Linda Bock TELEGRAM & GAZETTE has been following this tragedy since the beginning, and her recent story – “CSI: Listeria – State health lab used DNA ‘fingerprints’ to find listeria source” – continues our fascination with the crime scene investigation of “the recent Listeria outbreak linked to three deaths and one miscarriage.”
However, her story misses the point a bit. Although she correctly points out that the outbreak “could have gone on indefinitely without the “detectives” at the state’s public health laboratory, who tracked down, fingerprinted, identified and photographed the dangerous strain of bacteria, and then posted the prints in a national computer database to safeguard others,” the real heroes in this and most outbreaks are the victims and their families who both are the “canaries in the coal mine” and assist in the investigation. As Ms. Brock reports:
Health officials said their first evidence of an outbreak also wound up breaking the case. That happened in November when the family of an elderly man who had fallen ill told hospital officials he may have consumed unpasteurized apple cider purchased at a farm stand in Norfolk County. Hospital staff advised the family to bring the cider to local health officials. The family brought in both the cider and a bottle of coffee-flavored milk purchased at the same stand. The local health agent sent the samples on to the state lab.
Next time, do not forget the victims.
I also was stuck by the quote of Dr. Alfred DeMaria Jr., about the safety of pasteurized milk:
It’s the first time pasteurized milk has been linked to a Listeria outbreak since ’83 in Massachusetts. What that implies is that pasteurized milk is extraordinarily safe. People should have confidence in pasteurized milk.
Oh really? Perhaps not so fast. Pasteurized milk has been the source of a number of significant outbreaks over the last twenty-five years. However, in every one of the outbreaks, the contamination occurred because of a failure in the pasteurization process (heat too low) or in contamination post-pasteurization (contamination at bottling or additives). So, raw milk folks, do not get too excited – pasteurization works, or certainly should.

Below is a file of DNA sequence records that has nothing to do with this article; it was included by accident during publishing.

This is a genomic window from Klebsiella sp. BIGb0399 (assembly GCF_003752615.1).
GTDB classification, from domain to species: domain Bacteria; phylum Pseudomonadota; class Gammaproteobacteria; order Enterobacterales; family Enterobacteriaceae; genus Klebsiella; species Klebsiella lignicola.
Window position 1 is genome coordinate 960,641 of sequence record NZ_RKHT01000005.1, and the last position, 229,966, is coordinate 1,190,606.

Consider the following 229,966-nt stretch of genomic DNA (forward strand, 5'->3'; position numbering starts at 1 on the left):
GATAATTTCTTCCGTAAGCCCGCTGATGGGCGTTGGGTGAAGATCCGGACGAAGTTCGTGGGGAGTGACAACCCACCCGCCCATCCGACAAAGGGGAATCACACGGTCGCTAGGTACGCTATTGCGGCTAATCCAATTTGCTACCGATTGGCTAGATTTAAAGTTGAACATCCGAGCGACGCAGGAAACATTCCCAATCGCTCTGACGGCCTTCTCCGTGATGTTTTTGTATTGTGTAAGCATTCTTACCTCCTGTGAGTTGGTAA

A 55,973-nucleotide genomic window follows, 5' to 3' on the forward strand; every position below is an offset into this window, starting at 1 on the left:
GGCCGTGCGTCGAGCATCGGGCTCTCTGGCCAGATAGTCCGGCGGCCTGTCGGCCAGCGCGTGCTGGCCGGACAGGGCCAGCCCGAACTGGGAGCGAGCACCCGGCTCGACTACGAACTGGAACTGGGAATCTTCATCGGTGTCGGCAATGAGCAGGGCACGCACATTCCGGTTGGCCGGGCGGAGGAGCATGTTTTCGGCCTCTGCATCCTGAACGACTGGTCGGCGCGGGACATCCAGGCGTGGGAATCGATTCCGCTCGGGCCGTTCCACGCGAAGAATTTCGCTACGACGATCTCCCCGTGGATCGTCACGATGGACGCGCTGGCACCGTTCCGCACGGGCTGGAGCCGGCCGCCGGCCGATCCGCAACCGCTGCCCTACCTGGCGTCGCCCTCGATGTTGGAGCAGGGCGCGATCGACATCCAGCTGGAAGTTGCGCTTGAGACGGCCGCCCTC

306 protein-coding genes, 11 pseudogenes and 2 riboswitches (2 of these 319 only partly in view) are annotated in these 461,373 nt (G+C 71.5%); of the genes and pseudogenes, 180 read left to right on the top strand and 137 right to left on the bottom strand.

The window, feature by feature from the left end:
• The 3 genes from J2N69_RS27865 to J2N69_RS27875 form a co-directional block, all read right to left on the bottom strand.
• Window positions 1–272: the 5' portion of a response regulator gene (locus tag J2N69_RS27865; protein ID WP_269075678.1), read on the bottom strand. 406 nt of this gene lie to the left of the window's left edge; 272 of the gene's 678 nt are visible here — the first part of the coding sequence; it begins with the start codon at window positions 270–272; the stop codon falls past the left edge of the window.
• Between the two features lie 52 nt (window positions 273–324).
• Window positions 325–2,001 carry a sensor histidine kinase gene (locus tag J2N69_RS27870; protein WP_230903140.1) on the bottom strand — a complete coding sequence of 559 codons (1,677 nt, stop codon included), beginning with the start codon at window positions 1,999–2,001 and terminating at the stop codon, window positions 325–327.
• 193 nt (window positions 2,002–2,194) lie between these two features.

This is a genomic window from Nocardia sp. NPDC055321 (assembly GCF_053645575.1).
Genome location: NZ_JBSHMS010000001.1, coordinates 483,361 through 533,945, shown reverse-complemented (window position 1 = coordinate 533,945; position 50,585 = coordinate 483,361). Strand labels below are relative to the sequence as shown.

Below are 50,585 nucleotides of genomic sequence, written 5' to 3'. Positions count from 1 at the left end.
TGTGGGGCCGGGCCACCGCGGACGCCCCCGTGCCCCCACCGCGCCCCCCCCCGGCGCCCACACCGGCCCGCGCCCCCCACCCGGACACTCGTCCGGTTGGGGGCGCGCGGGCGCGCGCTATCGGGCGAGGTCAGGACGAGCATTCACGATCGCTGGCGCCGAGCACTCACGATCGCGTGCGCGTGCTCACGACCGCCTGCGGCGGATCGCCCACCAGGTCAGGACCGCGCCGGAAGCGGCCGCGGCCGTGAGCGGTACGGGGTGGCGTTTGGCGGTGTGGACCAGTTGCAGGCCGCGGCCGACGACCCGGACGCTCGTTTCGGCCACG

OK, I have now sued three raw milk dairies in the last three years for poisoning their customers with E. coli O157:H7. I have been attacked via email or by bloggers as being anti-small farmer or worse, a tool of “Big Dairy,” despite fifteen years of fighting against every large food company in the United Sates on behalf of victims of food poisoning.
As a father, lawyer and food-safety activist, I have come to be increasingly uneasy about this raw milk issue. I have been giving this plenty of thought: On the one hand, yes, individuals should have the right to produce and consume raw milk. On the other hand, suppose one of your or my daughters had been one of those recent children sickened by raw milk – a product that is being sold as healthful – even with claims that it kills “bad” bacteria.
Because I don’t believe in the safety of our nation’s meat supply, my children do not eat hamburger at home. Their friends’ parents and their teachers know that they don’t eat hamburger at anyone else’s homes, at birthday parties, and in the school cafeteria. But, raw milk is not like hamburger, or is it? That is exactly what I have been thinking these past few months as I witness more and more children being poisoned by a product that is touted as good for you and safe.
The environment in which the cows graze (on grass or on grain) contains microorganisms that can find their way into the cows gut or onto hair or udder, so whether you are milking or killing the cow and turning it into hamburger, the risk of bacterial contamination is there.
I do not have all the answers. In fact, I do not have many of them. That’s why I want you and I to be looking at these things together. During the next months, we will be taking up in this blog issues associated with raw milk. We have to get back to that old-fashioned entity of conscience – yours, mine and societies in general.